My name is Kelly Darke. As an artist, I use new and recycled materials to create highly textured hand embroidered art that evokes a positive visceral response. I am fascinated with the therapeutic benefits of fiber art. I use myself as a research participant, gathering information about the calming effects art has on me – both creating art and viewing art. I use the traditional technique of hand embroidery because I feel there is an intuitive, calming connection between fiber art and mood. I believe that our sense of touch is directly linked to emotions and fibers are a part of all of our lives from the blanket we were swaddled in as a baby to the clothes we currently wear.
My own clothing is often recycled into my abstract art pieces. I have yarn that I gathered by unraveling a favorite sweater that had too many holes in it but I couldn’t bear to throw it out. I have scraps of fabric from my children’s art projects or old clothes. I recycle vintage sheets into the canvas I work on. All these layers represent aspects of our selves and our community.
Not only does my work reflect the tactile aspects of fiber, but my method of stitching reflects the layers of our existence. The layers of our personality, thoughts, and moods. Humans are complex and how we interact with the world around us is complex. The more that is layered upon us through personal responsibilities, work objectives, media consumption, and the health of our global community, the more we need calm and organized space. Fiber art is a way to achieve that calm and organized space. I stitch as an active meditation to help create some order to the constant running of my thoughts. Stitching helps slow my internal dialog and allows me to focus.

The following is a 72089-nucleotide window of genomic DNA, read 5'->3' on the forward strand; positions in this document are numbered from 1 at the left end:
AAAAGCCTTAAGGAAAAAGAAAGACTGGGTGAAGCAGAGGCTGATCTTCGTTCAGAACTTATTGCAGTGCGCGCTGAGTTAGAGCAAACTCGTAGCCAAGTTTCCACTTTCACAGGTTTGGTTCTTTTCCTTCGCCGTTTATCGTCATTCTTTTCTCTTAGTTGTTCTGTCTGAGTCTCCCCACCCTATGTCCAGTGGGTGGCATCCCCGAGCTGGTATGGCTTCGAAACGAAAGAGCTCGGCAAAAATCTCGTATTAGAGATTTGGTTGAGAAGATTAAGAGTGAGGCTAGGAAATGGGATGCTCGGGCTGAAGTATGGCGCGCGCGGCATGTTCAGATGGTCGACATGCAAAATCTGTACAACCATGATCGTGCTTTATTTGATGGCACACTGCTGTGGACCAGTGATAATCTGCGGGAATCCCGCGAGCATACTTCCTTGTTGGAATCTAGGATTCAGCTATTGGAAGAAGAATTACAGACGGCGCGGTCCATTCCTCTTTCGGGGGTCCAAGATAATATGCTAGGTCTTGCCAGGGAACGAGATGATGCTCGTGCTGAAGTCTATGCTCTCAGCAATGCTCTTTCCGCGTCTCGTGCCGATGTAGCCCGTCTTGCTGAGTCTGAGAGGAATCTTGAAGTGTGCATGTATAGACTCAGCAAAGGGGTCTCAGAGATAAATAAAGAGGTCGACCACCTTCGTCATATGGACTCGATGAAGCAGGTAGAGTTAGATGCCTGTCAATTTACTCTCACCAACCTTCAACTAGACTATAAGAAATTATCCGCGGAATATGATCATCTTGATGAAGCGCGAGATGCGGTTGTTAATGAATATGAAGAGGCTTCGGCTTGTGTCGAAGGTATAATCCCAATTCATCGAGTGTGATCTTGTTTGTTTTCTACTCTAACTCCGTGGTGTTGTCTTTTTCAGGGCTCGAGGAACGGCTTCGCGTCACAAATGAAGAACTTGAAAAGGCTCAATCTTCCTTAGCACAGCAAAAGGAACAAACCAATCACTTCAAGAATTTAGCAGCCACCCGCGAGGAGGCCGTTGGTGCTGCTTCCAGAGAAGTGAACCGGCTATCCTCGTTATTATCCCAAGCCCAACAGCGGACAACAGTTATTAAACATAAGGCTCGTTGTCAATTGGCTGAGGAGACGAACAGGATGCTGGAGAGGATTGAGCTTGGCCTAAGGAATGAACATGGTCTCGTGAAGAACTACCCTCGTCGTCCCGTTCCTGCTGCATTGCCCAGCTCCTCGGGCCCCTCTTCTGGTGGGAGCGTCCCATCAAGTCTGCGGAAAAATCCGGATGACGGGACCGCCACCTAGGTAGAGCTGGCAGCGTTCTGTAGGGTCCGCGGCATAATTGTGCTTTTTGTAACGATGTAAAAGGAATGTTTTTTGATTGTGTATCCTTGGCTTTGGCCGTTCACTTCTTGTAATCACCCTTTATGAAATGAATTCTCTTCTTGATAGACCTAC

I use the traditional technique of hand embroidery to intuitively create contemporary art that reflects my aesthetic and regulates my mood.
ABOUT THE ARTISTS
Kelly Darke (b. 1973) is a Metro Detroit fiber artist. Darke creates highly textured hand embroidered abstract art using new and recycled material. She is inspired by neuroscience and art therapy. Her work with texture and color evokes a positive visceral response in the viewer. In addition to abstracts, Darke also creates hand embroidered portraits. Prior to working in fibers, Darke created abstract oil paintings with a similar focus on color, texture, and composition. After the birth of her first child, she shifted her creative practice to using fibers, a more accessible and flexible studio practice.
Darke uses her art to develop techniques to help others find ways to create calmer, more peaceful lives. She has created and presented countless art therapy experientials that can be used as an active meditation to regulate mood. Darke has written on the therapeutic aspects of art for magazines, an edited book, as well as co-authored a book for art therapy professionals. Creating art and sharing the benefits of art with the community are essential to her work.